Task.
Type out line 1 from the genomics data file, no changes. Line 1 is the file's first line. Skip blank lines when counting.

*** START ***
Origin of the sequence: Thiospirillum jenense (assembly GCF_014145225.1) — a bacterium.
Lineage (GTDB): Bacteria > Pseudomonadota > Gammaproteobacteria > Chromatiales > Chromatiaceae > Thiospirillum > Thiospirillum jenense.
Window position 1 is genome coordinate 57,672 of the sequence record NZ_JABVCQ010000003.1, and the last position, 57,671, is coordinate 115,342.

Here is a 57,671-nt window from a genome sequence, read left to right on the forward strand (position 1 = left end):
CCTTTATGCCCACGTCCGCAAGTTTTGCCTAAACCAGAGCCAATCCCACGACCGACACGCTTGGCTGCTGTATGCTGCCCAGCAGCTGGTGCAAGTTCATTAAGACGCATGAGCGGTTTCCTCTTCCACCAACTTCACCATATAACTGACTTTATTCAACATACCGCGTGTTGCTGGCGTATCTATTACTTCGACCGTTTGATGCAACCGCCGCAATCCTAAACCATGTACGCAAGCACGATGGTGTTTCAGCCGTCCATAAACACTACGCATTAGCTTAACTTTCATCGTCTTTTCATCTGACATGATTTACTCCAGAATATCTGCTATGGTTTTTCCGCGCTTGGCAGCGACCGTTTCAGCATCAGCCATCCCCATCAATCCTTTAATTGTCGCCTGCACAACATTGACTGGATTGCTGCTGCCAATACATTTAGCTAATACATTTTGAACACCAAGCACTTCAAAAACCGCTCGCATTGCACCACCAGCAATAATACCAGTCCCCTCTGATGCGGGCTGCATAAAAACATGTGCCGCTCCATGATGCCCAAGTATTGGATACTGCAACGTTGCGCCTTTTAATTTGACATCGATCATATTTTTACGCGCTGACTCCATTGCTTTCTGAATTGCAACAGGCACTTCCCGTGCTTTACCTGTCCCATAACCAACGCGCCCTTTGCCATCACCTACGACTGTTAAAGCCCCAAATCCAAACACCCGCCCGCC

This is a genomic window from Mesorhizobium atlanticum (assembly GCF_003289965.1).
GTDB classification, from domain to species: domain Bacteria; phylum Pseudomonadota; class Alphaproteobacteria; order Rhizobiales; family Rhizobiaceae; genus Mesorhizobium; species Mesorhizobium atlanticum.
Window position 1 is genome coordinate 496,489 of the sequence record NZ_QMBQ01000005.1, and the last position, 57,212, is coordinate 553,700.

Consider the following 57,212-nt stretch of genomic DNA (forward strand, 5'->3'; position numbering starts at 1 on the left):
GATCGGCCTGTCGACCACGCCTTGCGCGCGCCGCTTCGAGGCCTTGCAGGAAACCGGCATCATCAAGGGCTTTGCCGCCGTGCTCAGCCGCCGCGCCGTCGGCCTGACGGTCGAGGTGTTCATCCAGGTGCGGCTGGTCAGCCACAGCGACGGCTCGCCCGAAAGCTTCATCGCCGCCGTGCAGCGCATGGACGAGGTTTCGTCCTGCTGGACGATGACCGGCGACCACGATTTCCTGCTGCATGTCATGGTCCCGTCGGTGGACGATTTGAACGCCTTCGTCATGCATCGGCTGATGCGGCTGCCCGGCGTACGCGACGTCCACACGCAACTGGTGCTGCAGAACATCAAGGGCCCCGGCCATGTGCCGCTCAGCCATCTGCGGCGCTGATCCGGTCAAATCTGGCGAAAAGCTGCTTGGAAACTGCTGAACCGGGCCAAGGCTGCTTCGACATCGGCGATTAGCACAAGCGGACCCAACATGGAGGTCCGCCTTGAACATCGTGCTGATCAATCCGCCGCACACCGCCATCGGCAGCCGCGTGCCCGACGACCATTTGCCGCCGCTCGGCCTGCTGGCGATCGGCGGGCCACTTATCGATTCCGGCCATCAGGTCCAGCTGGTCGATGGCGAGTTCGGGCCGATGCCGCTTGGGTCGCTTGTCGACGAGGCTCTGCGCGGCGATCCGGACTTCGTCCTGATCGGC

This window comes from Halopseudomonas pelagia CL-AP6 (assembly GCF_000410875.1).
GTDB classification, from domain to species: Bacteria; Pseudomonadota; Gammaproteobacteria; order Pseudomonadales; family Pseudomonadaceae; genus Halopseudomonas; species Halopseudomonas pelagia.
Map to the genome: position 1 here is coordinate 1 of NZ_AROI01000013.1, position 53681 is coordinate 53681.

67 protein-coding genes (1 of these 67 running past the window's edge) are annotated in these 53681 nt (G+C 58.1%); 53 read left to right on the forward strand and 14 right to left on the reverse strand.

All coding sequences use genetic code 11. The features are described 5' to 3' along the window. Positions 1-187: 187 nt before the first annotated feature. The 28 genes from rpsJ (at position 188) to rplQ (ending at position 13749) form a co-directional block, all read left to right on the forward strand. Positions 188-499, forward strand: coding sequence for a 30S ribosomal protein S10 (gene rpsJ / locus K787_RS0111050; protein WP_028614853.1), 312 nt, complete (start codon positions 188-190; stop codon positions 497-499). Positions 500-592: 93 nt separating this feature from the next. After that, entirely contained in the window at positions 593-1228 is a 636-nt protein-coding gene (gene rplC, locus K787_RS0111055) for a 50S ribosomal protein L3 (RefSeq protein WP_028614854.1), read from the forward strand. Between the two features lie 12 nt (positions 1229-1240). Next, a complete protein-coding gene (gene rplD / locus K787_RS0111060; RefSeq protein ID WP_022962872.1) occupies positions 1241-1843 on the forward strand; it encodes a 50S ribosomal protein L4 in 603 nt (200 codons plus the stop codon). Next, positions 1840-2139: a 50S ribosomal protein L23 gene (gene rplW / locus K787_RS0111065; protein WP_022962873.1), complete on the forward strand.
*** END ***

Origin of the sequence: Thiospirillum jenense (assembly GCF_014145225.1) — a bacterium.